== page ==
Bellis MA, Hughes K, Leckenby N, Jones L, Baban A, Kachaeva M, Povilaitis R, Pudule I, Qirjako G, Ulukol B, Raleva M, Terzic N (2014) Adverse childhood experiences and associations with health-harming behaviours in young adults: surveys in eight eastern European countries. Bull World Health Organ 92(9):641–655.  https://doi.org/10.2471/blt.13.129247 CrossRefGoogle Scholar
  11. 11.
    Marginson S (2011) Higher education in East Asia and Singapore: rise of the Confucian model. High Educ 61(5):587–611.  https://doi.org/10.1007/s10734-010-9384-9 CrossRefGoogle Scholar
  12. 12.
    Fujiwara T, Kawakami N (2011) Association of childhood adversities with the first onset of mental disorders in Japan: results from the World Mental Health Japan, 2002–2004. J Psychiatr Res 45(4):481–487.  https://doi.org/10.1016/j.jpsychires.2010.08.002 CrossRefGoogle Scholar
  13. 13.
    Kim YH (2017) Associations of adverse childhood experiences with depression and alcohol abuse among Korean college students. Child Abuse Negl 67:338–348.  https://doi.org/10.1016/j.chiabu.2017.03.009 CrossRefGoogle Scholar
  14. 14.
    Tran QA, Dunne MP, Vo TV, Luu NH (2015) Adverse childhood experiences and the health of university students in eight provinces of Vietnam. Asia Pac J Public Health 27(8 Suppl):26S–32S.  https://doi.org/10.1177/1010539515589812 CrossRefGoogle Scholar
  15. 15.
    Wei W (2013) Adverse childhood experience as a risk factor for adolescent pregnancy in China. Int J Child Adolesc Health 6(3):323Google Scholar
  16. 16.
    Li Y, Cao F, Cao D, Liu J (2015) Nursing students’ post-traumatic growth, emotional intelligence and psychological resilience. J Psychiatr Ment Health Nurs 22(5):326–332CrossRefGoogle Scholar
  17. 17.
    Chang X, Jiang X, Mkandarwire T, Shen M (2019) Associations between adverse childhood experiences and health outcomes in adults aged 18–59 years. PLoS one 14(2):e0211850.  https://doi.org/10.1371/journal.pone.0211850 CrossRefGoogle Scholar
  18. 18.
    Shwalb DW, Nakazawa J, Yamamoto T, Hyun J-H (2004) Fathering in Japanese, Chinese, and Korean cultures: a review of the research literature. In: Wiley John, Inc Sons (eds) The role of the father in child development, 4th edn. Hoboken, New York, pp 146–181Google Scholar
  19. 19.
    Douglas EM (2006) Familial violence socialization in childhood and later life approval of corporal punishment: a cross–cultural perspective. Am J Orthopsychiatry 76(1):23–30CrossRefGoogle Scholar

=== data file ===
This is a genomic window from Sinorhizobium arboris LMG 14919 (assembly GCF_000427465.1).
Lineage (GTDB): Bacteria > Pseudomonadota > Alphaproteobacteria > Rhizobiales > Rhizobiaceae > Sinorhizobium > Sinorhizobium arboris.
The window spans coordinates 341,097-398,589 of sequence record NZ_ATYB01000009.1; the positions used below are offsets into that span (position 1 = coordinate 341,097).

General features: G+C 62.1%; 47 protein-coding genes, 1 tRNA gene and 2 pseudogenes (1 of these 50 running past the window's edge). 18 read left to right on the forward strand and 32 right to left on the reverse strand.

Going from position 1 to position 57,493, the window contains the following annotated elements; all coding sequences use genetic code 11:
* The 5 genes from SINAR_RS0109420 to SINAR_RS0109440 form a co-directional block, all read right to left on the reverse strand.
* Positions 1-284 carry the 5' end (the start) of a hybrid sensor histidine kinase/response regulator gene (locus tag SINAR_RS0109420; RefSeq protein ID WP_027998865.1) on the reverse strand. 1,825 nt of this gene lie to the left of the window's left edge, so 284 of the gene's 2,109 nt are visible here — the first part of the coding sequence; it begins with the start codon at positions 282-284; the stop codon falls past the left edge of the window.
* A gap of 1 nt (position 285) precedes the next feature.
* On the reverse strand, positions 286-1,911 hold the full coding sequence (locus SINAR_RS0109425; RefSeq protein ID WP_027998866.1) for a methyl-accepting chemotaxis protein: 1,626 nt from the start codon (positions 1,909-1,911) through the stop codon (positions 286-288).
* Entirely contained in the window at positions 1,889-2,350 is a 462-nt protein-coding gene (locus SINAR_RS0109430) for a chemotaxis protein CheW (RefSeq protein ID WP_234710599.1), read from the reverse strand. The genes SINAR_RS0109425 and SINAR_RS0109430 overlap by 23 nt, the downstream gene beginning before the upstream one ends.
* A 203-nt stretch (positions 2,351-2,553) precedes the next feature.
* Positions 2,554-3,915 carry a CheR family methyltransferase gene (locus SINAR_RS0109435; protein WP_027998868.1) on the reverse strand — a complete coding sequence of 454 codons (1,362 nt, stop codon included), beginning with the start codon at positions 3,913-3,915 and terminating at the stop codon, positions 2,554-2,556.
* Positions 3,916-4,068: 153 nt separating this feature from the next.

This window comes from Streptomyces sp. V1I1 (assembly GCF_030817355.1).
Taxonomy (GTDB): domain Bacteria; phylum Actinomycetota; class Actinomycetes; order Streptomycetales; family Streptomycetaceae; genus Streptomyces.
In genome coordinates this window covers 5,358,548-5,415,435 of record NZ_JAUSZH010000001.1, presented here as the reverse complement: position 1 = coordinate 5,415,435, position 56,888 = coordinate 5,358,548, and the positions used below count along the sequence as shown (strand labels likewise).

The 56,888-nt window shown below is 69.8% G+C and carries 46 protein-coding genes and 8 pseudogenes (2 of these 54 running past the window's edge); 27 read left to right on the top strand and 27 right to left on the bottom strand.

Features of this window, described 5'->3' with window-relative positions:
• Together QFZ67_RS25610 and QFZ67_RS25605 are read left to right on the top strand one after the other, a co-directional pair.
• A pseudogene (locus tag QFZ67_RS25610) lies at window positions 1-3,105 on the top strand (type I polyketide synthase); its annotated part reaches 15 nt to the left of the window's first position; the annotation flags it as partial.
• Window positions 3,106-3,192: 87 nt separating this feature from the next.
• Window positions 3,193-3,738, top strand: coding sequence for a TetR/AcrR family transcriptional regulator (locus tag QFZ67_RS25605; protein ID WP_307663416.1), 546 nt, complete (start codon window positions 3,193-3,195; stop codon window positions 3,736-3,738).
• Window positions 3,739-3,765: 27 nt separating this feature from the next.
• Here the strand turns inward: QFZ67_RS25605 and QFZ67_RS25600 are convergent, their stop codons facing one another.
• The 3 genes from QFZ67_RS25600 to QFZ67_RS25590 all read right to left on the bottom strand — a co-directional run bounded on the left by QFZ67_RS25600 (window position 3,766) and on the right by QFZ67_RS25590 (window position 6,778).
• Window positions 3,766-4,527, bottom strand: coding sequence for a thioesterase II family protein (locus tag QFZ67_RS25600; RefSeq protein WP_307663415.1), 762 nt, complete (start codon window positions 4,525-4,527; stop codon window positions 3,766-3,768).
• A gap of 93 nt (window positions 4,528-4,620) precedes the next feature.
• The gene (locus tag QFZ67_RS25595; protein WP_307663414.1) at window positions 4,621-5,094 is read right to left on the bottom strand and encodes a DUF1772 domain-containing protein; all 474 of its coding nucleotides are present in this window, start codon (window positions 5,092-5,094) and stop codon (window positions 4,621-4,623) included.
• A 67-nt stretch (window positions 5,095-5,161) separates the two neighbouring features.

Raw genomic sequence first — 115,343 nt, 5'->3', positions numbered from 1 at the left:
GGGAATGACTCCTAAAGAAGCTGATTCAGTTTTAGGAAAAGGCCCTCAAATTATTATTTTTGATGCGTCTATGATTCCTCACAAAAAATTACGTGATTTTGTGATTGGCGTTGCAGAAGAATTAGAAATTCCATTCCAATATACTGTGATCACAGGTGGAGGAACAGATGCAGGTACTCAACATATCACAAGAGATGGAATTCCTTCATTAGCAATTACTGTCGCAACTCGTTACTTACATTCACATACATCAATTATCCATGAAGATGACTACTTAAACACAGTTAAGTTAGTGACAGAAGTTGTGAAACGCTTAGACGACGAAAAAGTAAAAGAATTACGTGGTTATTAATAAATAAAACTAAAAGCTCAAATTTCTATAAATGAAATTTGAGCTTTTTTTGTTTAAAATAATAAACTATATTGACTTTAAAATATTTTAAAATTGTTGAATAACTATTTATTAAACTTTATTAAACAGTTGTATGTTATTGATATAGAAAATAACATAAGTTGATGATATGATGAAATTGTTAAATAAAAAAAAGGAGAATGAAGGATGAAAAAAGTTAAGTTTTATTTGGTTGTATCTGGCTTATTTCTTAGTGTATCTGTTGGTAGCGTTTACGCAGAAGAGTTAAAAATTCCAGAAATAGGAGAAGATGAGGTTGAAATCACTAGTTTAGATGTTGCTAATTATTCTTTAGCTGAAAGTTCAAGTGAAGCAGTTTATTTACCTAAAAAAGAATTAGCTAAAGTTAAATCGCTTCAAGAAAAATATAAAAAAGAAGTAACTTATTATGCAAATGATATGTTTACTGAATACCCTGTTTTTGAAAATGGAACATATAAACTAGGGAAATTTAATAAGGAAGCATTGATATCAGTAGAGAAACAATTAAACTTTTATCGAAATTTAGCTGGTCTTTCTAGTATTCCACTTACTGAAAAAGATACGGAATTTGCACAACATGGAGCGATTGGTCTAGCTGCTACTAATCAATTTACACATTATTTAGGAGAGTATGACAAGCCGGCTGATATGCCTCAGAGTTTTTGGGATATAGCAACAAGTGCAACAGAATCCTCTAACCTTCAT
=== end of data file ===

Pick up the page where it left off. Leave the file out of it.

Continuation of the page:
20. 20.
    Ozaki R, Otis MD (2016) Gender equality, patriarchal cultural norms, and perpetration of intimate partner violence: comparison of male university students in Asian and European cultural contexts. Violence Against Women 23(9):1076–1099.  https://doi.org/10.1177/1077801216654575 CrossRefGoogle Scholar
  21. 21.
    Coleman DL, Dodge KA, Campbell SK (2010) Where and how to draw the line between reasonable corporal punishment and abuse. Law Contemp Probl 73(2):107–166Google Scholar
  22. 22.
    Ho GWK, Gross DA (2015) Differentiating physical discipline from abuse: Q findings from Chinese American mothers and pediatric nurses. Child Abuse Negl 43:83–94.  https://doi.org/10.1016/j.chiabu.2015.03.012 CrossRefGoogle Scholar
  23. 23.
    Barboza GE (2018) Latent classes and cumulative impacts of adverse childhood experiences. Child Maltreatment 23(2):111–125.  https://doi.org/10.1177/1077559517736628 CrossRefGoogle Scholar
  24. 24.
    McLafferty M, Armour C, McKenna A, O’Neill S, Murphy S, Bunting B (2015) Childhood adversity profiles and adult psychopathology in a representative Northern Ireland study. J Anxiety Disord 35:42–48.  https://doi.org/10.1016/j.janxdis.2015.07.004 CrossRefGoogle Scholar
  25. 25.
    Merians AN, Baker MR, Frazier P, Lust K (2019) Outcomes related to adverse childhood experiences in college students: comparing latent class analysis and cumulative risk. Child Abuse Negl 87:51–64.  https://doi.org/10.1016/j.chiabu.2018.07.020 CrossRefGoogle Scholar
  26. 26.
    Charak R, Koot HM (2015) Severity of maltreatment and personality pathology in adolescents of Jammu, India: a latent class approach. Child Abuse Negl 50:56–66.  https://doi.org/10.1016/j.chiabu.2015.05.010 CrossRefGoogle Scholar
  27. 27.
    Chng GS, Li D, Chu CM, Ong T, Lim F (2018) Family profiles of maltreated children in Singapore: a latent class analysis. Child Abuse Negl 79:465–475.  https://doi.org/10.1016/j.chiabu.2018.02.029 CrossRefGoogle Scholar
  28. 28.
    Yang FAN, Lou VWQ (2015) Childhood adversities, urbanisation and depressive symptoms among middle-aged and older adults: evidence from a national survey in China. Ageing Soc 36(5):1031–1051.  https://doi.org/10.1017/S0144686X15000239 CrossRefGoogle Scholar
  29. 29.
    World Health Organization (2016) Adverse childhood experiences international questionnaire (ACE-IQ). www.who.int/violence_injury_prevention/violence/activities/adverse_childhood_experiences
  30. 30.
    Choo W-Y, Dunne MP, Marret MJ, Fleming M, Wong Y-L (2011) Victimization experiences of adolescents in Malaysia. J Adolesc Health 49(6):627–634.  https://doi.org/10.1016/j.jadohealth.2011.04.020 CrossRefGoogle Scholar
  31. 31.
    Stoltenborgh M, Bakermans-Kranenburg MJ, van Ijzendoorn MH, Alink LRA (2013) Cultural–geographical differences in the occurrence of child physical abuse? A meta-analysis of global prevalence. Int J Psychol 48(2):81–94.  https://doi.org/10.1080/00207594.2012.697165 CrossRefGoogle Scholar